When you buy a car vs. leasing it, you’ll also face fewer limitations, especially when it comes to how many miles you can drive.
Most leased vehicles have mileage limits that you must stick to each year or risk paying a penalty fee. If you’re a rideshare driver, this probably won’t be feasible since you may not want to limit how many trips you can take and how far you can travel.
It’s not uncommon for leasing contracts to have annual mileage limits ranging between 10,000 to 15,000 miles. There are some high-mileage lease options out there, but you will pay a fee of $0.10 to $0.30 for each mile you go over. Who wants to pay for the miles they’re driving plus fuel?
Of course, you’ll be solely responsible for all maintenance and repair costs when you own your vehicle. However, you can often deduct some of these expenses on your taxes if you’re a rideshare or food delivery driver.
Buying your car may allow you to have better insurance options as well and be able to lower those premiums over time as your vehicle depreciates.
What’s the Difference Between a Car Loan and a Car Lease?
With a car loan, you’re borrowing money from a lender to obtain a vehicle with the goal of paying off the loan and owning the car outright.
With a lease, you’re basically renting out the vehicle for a set period of time with set monthly payments. At the end of your lease term, you can either buy out the lease by purchasing the vehicle or getting a car loan, or you can start a new lease with another car.
Car loan terms can stretch out much longer than lease terms, which are usually around 36 months. In a lot of ways, leasing or buying a car can be compared to renting or owning a home. With a lease, you’ll receive more assistance when it comes to covering maintenance and repairs, but you’ll have fewer freedoms in terms of how much you can drive and who your insurance is through.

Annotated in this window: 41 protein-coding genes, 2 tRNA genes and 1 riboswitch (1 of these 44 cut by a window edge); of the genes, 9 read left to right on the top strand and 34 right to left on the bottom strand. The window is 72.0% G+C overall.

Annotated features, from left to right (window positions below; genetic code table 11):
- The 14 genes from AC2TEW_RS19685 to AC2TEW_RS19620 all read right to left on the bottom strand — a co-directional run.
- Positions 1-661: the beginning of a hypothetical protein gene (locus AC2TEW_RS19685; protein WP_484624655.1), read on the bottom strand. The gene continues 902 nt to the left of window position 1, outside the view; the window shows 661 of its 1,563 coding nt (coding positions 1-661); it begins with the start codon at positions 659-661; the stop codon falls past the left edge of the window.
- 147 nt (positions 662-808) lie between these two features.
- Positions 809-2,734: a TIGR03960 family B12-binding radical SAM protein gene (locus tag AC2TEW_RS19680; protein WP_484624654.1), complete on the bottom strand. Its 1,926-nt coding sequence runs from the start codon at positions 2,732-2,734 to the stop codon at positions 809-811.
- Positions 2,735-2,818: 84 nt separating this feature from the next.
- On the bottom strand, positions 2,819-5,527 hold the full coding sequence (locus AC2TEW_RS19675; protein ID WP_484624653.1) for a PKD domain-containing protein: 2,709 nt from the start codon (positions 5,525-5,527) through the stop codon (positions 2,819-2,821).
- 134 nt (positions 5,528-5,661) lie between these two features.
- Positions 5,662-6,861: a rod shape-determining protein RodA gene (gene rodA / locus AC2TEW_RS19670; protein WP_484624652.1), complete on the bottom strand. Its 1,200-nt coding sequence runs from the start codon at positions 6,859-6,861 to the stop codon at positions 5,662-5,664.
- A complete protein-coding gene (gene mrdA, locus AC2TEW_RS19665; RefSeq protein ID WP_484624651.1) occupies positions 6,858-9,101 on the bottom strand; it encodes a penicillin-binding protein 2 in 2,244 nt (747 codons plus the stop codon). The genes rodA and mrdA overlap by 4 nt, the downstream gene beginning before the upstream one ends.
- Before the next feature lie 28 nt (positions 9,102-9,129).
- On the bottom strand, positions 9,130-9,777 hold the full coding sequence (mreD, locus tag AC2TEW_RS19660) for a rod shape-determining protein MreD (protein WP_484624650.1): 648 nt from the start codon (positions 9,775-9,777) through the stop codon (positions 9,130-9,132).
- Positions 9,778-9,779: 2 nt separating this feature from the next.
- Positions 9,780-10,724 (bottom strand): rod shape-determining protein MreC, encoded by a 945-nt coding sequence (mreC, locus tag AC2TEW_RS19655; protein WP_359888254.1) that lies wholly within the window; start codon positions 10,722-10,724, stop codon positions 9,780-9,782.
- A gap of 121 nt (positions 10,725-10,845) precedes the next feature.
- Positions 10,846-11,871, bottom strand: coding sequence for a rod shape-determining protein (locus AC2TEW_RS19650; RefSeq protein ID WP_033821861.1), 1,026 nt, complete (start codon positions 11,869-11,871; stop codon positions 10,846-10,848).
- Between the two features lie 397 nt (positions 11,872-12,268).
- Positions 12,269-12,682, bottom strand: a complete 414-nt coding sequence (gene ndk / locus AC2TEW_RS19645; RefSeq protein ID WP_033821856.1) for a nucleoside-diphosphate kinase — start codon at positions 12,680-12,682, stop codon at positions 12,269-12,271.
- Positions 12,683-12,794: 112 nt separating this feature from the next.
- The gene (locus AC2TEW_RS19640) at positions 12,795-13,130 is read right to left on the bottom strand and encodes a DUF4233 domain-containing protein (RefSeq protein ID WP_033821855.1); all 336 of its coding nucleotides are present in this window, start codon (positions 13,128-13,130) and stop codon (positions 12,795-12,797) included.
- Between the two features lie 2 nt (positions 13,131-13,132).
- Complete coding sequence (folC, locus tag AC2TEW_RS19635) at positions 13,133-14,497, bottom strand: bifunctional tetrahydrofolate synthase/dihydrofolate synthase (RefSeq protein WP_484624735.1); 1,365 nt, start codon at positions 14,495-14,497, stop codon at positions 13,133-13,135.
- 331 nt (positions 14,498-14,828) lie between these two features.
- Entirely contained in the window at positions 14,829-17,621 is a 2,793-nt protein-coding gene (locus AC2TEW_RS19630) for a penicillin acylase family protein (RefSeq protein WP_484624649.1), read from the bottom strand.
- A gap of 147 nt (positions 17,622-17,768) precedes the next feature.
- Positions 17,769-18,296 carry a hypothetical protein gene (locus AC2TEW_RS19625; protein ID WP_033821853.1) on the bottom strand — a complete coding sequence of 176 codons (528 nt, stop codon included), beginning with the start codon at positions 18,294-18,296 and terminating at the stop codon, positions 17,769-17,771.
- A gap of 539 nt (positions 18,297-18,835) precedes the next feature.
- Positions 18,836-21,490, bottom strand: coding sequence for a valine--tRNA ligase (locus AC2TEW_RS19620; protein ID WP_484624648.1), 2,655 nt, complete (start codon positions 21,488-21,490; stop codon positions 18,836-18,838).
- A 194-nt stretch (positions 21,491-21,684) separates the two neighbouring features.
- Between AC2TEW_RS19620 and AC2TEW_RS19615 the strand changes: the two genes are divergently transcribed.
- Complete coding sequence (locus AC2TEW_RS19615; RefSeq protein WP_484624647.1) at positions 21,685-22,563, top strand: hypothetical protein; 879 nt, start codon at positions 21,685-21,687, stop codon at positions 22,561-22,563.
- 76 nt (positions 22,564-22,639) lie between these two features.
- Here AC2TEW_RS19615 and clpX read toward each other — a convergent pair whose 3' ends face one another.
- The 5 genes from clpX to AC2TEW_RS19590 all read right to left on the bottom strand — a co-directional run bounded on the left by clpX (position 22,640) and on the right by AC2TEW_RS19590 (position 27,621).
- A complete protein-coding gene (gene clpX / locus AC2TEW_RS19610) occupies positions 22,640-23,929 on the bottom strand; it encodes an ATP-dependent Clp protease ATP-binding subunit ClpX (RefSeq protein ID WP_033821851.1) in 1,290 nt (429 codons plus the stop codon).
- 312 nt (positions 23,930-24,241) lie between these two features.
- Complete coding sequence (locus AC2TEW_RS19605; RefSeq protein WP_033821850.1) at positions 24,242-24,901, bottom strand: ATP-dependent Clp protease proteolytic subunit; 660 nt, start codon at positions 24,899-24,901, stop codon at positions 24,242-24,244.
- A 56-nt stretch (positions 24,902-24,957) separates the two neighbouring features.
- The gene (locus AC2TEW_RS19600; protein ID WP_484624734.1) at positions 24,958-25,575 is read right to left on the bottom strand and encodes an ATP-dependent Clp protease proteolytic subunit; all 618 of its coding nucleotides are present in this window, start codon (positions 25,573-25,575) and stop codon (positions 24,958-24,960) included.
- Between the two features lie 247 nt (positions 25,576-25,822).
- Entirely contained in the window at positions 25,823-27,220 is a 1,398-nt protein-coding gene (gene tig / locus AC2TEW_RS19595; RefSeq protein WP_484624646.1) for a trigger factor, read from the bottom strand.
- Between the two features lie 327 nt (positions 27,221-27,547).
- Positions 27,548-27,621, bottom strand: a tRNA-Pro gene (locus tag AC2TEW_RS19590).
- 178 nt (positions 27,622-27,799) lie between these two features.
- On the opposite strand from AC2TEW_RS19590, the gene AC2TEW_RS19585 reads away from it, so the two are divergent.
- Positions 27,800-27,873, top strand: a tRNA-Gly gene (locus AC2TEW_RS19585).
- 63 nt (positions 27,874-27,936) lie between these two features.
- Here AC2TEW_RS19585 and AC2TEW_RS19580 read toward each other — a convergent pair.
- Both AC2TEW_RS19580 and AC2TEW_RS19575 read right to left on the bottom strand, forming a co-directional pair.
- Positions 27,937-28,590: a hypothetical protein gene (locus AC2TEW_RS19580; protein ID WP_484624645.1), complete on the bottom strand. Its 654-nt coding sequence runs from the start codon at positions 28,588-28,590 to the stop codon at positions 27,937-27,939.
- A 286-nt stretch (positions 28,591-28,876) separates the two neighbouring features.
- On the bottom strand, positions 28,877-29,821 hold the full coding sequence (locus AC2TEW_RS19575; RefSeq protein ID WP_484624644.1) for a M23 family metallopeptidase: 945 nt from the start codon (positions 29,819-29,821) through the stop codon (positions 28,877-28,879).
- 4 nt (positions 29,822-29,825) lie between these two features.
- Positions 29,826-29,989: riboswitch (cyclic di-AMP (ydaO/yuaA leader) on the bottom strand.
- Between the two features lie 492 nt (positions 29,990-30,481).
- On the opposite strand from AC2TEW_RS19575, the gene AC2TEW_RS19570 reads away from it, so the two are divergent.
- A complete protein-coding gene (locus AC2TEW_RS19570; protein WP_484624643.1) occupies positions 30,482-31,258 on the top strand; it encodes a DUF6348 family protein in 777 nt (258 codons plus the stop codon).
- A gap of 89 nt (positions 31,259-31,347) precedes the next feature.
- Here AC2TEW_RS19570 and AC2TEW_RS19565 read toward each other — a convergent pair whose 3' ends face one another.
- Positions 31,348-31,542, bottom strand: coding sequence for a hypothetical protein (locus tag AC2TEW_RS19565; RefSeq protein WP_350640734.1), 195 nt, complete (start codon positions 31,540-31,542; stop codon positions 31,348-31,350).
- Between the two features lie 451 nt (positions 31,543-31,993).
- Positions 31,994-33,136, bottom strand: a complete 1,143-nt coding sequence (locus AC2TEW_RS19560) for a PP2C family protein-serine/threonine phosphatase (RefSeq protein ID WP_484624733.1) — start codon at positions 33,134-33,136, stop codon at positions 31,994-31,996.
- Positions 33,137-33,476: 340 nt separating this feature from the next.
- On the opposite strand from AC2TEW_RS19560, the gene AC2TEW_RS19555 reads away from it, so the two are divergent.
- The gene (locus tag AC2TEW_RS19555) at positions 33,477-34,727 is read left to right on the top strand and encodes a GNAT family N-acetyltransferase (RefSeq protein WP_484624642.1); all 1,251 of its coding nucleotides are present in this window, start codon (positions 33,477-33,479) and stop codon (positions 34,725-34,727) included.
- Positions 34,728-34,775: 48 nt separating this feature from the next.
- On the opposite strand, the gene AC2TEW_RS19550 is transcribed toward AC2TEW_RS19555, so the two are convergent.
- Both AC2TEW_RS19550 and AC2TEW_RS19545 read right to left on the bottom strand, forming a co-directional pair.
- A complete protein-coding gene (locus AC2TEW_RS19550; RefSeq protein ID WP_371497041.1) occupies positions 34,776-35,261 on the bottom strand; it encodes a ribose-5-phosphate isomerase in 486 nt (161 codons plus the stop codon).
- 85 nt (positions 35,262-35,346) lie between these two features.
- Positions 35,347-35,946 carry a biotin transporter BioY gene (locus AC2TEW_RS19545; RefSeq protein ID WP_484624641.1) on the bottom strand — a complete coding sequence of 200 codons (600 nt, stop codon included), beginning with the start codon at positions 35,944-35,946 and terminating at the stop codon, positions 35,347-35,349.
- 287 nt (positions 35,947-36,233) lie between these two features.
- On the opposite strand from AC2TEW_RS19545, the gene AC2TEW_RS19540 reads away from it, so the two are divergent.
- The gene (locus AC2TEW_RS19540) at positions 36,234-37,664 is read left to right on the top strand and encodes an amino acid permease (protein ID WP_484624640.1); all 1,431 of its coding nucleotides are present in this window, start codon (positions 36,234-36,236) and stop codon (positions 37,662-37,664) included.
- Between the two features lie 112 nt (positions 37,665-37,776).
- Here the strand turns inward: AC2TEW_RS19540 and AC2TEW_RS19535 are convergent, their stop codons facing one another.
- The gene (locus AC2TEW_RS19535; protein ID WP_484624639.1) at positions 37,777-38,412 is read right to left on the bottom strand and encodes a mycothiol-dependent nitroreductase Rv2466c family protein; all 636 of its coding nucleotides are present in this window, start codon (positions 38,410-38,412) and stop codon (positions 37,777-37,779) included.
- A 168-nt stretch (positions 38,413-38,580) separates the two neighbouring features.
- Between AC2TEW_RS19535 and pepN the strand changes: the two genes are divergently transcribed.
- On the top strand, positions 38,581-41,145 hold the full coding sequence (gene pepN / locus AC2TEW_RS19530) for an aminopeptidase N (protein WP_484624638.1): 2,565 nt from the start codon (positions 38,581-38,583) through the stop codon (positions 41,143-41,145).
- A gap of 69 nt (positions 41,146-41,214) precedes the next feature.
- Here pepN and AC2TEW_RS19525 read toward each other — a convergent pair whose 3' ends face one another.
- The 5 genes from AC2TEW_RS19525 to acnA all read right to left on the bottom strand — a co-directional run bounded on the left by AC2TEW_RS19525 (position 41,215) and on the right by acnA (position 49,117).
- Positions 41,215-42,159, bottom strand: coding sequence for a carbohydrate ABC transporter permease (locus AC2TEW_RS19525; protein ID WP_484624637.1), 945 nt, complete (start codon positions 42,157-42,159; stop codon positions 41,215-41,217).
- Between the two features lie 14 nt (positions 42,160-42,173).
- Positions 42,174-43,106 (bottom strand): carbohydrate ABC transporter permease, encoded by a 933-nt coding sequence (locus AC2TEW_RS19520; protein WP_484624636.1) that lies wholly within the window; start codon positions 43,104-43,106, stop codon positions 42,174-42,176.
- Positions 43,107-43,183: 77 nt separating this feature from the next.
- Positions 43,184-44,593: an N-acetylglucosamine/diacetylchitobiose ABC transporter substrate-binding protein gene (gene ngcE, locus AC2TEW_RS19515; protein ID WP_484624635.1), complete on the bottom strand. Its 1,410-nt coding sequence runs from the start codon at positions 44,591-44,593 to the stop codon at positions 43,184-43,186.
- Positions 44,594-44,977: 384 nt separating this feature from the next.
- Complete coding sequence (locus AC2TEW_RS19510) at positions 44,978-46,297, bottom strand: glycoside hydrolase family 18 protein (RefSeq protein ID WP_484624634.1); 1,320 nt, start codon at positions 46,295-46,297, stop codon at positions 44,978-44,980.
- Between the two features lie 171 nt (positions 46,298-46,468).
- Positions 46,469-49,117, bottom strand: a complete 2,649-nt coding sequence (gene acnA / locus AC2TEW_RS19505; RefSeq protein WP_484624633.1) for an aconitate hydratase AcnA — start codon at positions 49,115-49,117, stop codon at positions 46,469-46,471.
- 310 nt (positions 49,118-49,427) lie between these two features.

Other Key Differences
- Buying a car can seem more expensive upfront because you’ll pay for the full cash price or make a downpayment while also paying taxes, registration, insurance premiums and other fees.
- With a lease, your payments are often lower since you’re mainly paying to cover depreciation of the vehicle over the life of your lease term. However, if you want to buy the car after your lease, you’ll face a sizeable buyout payment, which could lead to you financing the car anyway to eventually own it outright.
- The biggest drawback of leasing a vehicle is that you don’t have any equity in it. Cars are not the best assets, but when you own your vehicle after paying off the loan, you could sell it for its cash value. Leasing does not provide that benefit.
- Leasing a car could end up being more costly in the end if you exceed your mileage limit, or the car endures more wear and tear than the agreement allows
Should You Buy or Lease a New Car?
Determining whether to lease or buy depends ultimately on your end goal. Do you want to spend less money month-to-month and don’t mind changing your car every few years? Then a lease may be right for you – but you have to be okay with the limitations that come with leasing a car.